• Medical expenses above a certain percentage of the individual’s Adjusted Gross Income (AGI);
  • The cost of tax advice, software, and books;
  • Depreciation of business assets;
  • Work uniforms and clothing, including such items as safety goggles or steel-toed shoes;
  • Moving expenses, in some cases;
  • Job search expenses as one searches for work in the same industry;
  • Casualty (fire, theft) losses not covered by casualty insurance;
  • Educational expense (but only if it does not prepare one for a new career);
  • The oil-depletion allowance or similar for the depletion of timber and other natural resources, and reforestation expenses;
  • State and local taxes (i.e., income tax or property tax or use taxes);) in 2004 and 2005, one could choose between deducting State Sales Tax or alternatively deducting State Income Tax. This deduction was extended for two additional years in December of 2006.
  • Capital losses (to a limit), such as from the sale of stock that has lost value, that exceed an individual taxpayer’s capital gains in that year;
  • Gambling losses (but not in excess of gambling winnings).

Many tax deductions allowed by federal law are also allowed under the tax laws of various states. Each state government may allow additional types of expenditures to be tax-deductible, such as rent in lieu of mortgage.

Tax deductions start to “phase out” for married individuals, filing jointly, with an income of about $145,000 or higher (2005); beyond that point, the full amount of the expenses cannot be deducted.


While broadly similar, tax-deductibility in Australia differs from the United States in a number of key areas:

  • There are no state and local income taxes, although the States administer a Pay-roll Tax regime
  • Personal and Corporate taxation regimes are significantly different
  • There is a tax-free threshold (income up to this level is not taxed)
  • Income tax is charged at a higher rate for those on very large incomes
  • There is a small allowance (tax offset) for a dependent spouse – children may be covered by social security type payments known as Family Tax Benefits
  • Loan interest payments on a primary residence (where one actually lives) is not deductible
  • Loan interest payments and other expenses on investment properties are generally deductible
  • Business lunches (and similar meal entertainment-type expenses) are only deductible when Fringe Benefits Tax is incurred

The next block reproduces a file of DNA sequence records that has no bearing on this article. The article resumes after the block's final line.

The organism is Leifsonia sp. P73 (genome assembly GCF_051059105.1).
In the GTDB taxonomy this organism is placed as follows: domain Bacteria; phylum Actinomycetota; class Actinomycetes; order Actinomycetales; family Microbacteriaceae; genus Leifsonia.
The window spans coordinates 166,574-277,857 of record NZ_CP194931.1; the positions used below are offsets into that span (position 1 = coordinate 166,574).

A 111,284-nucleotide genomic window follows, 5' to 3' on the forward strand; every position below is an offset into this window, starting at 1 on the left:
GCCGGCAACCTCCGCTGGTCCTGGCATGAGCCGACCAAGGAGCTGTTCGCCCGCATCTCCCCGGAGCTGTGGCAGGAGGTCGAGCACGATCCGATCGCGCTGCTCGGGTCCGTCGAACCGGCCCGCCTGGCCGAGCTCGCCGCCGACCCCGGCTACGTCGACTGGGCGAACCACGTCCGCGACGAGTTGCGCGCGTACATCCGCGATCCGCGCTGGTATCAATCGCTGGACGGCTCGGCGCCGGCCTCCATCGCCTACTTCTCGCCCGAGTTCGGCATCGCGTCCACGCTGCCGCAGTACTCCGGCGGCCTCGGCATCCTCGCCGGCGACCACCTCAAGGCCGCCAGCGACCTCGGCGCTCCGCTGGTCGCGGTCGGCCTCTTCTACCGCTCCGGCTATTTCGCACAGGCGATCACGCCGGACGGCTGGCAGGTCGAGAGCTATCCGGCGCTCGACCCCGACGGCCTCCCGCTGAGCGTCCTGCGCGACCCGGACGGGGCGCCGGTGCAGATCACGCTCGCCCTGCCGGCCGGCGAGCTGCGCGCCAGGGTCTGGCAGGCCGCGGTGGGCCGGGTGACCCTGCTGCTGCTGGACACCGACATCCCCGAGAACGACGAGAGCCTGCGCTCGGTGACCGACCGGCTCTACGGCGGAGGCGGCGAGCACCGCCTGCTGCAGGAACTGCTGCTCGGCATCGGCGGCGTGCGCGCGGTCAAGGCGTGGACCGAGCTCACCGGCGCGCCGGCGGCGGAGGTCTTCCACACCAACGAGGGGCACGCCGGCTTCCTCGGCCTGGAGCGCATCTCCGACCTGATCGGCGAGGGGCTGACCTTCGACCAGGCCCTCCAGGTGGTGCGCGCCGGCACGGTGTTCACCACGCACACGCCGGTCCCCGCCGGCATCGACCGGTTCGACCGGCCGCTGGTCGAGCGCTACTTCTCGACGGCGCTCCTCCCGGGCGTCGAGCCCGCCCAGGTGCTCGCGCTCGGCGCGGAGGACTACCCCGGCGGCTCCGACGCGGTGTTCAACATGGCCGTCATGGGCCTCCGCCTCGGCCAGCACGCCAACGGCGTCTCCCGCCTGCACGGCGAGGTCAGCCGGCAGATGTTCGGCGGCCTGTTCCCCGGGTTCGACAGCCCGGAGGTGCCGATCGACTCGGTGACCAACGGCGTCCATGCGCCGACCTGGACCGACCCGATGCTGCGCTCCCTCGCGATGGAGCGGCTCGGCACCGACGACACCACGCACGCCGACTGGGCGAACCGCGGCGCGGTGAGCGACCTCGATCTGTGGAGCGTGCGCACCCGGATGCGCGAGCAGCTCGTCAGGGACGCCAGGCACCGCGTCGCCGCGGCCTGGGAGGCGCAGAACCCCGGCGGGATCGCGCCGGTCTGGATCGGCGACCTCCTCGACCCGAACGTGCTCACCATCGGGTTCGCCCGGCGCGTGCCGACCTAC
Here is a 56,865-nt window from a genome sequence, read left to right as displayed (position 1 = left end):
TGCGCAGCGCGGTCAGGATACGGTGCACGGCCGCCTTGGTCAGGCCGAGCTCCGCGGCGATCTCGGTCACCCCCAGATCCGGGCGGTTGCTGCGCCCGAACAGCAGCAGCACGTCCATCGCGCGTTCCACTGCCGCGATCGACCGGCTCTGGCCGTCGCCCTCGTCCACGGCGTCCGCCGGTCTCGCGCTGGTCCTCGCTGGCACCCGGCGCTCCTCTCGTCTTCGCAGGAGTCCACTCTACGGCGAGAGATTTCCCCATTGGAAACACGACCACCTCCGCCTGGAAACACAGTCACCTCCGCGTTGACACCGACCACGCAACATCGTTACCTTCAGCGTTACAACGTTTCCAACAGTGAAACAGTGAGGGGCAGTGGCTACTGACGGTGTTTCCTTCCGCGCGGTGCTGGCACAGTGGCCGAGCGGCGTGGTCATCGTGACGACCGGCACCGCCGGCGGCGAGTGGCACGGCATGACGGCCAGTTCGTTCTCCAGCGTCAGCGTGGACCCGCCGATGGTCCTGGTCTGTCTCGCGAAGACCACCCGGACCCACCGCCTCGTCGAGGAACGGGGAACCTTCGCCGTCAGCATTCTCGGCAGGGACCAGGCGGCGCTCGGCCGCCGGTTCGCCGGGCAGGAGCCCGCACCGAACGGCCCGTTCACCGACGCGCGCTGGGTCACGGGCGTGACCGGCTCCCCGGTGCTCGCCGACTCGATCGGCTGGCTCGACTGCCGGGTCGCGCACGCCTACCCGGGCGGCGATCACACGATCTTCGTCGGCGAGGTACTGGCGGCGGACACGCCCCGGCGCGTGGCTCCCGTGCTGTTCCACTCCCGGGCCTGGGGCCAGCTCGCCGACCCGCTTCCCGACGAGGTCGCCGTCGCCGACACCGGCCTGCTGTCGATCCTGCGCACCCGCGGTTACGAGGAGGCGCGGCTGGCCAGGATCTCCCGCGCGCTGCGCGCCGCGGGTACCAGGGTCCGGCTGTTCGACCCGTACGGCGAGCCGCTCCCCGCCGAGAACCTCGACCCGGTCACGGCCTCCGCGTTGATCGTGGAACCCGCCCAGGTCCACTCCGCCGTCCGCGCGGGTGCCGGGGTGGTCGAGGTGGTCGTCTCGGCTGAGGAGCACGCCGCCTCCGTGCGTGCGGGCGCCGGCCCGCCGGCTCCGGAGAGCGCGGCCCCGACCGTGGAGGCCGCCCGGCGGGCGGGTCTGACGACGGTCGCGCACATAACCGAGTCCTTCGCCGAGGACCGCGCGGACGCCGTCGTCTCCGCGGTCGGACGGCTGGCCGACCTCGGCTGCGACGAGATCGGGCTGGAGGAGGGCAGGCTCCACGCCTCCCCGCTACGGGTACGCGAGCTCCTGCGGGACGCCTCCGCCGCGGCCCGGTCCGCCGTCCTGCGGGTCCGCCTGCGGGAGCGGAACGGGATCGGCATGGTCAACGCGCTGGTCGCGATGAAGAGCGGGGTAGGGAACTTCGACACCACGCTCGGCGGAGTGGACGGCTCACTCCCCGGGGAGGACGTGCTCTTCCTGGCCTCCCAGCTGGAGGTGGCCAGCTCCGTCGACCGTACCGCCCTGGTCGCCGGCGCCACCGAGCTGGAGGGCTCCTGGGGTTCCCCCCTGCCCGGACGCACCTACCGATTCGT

• Travel to/from work is generally not deductible, although there are some exceptions
  • Job search expenses are not deductible
  • In general terms, expenses incurred directly in pursuit of future profits from personal investment/business activity are tax-deductible. This includes interest payments on a loan to buy shares, for example.

United Kingdom

In the UK, Her Majesty’s Revenue and Customs allow certain expenses to be deductible as necessary to complete the work from which the income was derived.

Examples of allowable expenses include:

  • Professional Subscriptions
  • Mileage or other expenses incurred as part of the work
  • A proportion of home expenses where part of the home is used for work purposes (e.g. a self-employed person who works on a computer in the spare bedroom)

Cite Term

To help you cite our definitions in your bibliography, here is the proper citation layout for the three major formatting styles, with all of the relevant information filled in.

Page URL
Modern Language Association (MLA):
Tax Deduction. Payroll & Accounting Heaven Ltd. June 15, 2021
Chicago Manual of Style (CMS):
Tax Deduction. Payroll & Accounting Heaven Ltd. (accessed: June 15, 2021).
American Psychological Association (APA):
Tax Deduction. Retrieved June 15, 2021, from website:

Definition Sources

Definitions for Tax Deduction are sourced/syndicated and enhanced from:

  • A Dictionary of Economics (Oxford Quick Reference)
  • Oxford Dictionary Of Accounting
  • Oxford Dictionary Of Business & Management

This glossary post was last updated: 25th April, 2020 | 1 Views.